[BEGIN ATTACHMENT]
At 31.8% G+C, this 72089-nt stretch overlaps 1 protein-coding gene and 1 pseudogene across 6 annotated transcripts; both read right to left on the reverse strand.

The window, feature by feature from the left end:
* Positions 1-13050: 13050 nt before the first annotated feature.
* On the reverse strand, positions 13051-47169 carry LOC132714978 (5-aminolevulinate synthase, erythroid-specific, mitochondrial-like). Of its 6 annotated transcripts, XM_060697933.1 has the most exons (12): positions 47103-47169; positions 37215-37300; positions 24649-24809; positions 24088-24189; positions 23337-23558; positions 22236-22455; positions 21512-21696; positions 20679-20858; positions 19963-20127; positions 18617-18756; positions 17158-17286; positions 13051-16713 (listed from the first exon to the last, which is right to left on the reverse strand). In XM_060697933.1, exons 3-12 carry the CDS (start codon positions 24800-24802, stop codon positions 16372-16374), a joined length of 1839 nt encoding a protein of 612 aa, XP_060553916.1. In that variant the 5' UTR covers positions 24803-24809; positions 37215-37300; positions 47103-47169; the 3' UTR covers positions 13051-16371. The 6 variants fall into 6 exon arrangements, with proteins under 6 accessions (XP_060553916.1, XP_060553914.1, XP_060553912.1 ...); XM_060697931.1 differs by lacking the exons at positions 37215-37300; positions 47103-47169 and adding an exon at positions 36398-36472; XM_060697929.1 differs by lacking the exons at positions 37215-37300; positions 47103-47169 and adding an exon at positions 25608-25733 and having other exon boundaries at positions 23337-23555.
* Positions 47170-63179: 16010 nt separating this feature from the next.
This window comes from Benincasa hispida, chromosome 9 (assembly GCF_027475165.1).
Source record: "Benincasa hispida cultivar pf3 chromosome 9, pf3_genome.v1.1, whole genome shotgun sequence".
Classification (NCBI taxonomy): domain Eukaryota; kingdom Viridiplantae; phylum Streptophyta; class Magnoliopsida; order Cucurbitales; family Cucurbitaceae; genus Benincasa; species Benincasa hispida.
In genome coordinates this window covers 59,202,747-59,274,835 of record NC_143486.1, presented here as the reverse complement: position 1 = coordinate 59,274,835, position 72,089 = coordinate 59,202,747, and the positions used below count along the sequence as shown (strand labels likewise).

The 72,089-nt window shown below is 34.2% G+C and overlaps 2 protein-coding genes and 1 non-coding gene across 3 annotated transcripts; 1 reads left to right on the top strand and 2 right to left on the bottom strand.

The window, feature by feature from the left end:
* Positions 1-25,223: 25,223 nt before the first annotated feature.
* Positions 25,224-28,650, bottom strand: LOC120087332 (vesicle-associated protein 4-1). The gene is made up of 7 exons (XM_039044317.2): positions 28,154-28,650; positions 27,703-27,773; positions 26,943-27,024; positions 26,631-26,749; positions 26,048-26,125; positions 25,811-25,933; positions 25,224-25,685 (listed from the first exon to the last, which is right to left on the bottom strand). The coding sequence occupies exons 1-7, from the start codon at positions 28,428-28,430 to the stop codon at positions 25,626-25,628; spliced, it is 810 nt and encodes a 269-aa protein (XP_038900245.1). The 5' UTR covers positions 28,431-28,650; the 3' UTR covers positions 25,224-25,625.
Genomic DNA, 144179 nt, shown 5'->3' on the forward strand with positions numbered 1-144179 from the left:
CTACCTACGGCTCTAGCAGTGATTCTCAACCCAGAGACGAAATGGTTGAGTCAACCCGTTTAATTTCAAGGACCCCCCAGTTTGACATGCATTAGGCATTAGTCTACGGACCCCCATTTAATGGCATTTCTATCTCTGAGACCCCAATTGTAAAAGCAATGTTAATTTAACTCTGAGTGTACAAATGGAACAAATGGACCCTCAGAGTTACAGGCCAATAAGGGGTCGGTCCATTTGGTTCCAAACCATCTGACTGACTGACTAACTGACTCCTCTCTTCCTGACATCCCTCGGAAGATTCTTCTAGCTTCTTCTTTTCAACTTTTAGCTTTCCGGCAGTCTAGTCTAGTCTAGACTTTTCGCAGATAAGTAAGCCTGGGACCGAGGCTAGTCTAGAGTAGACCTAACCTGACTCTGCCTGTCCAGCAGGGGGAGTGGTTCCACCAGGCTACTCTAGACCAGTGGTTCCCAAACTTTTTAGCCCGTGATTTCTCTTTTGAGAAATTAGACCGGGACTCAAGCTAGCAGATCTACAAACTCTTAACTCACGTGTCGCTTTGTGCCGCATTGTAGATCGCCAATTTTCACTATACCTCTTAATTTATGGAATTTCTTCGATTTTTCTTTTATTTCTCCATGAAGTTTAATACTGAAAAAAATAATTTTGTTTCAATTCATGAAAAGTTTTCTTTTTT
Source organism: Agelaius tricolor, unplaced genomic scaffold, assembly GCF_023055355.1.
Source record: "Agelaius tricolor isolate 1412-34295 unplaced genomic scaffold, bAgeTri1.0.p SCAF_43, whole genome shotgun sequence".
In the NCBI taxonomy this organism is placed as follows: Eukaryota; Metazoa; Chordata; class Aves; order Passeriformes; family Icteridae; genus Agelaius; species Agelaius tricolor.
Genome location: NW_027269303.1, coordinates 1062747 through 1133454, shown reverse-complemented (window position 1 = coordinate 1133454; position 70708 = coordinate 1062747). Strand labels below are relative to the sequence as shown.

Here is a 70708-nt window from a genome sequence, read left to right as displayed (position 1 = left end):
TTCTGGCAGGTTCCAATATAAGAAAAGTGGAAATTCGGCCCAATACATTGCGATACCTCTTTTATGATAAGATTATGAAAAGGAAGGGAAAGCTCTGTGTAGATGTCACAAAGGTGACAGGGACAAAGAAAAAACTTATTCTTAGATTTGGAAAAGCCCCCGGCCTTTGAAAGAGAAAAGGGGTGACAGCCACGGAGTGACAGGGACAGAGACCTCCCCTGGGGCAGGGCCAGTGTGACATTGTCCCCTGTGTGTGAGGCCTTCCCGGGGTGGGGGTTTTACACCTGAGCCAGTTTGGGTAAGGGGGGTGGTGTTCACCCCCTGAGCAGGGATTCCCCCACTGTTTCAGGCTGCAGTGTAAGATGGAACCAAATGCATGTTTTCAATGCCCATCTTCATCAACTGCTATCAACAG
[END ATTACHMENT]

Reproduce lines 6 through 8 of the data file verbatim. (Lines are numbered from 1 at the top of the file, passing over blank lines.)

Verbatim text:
This window comes from Benincasa hispida, chromosome 9 (assembly GCF_027475165.1).
Source record: "Benincasa hispida cultivar pf3 chromosome 9, pf3_genome.v1.1, whole genome shotgun sequence".
Classification (NCBI taxonomy): domain Eukaryota; kingdom Viridiplantae; phylum Streptophyta; class Magnoliopsida; order Cucurbitales; family Cucurbitaceae; genus Benincasa; species Benincasa hispida.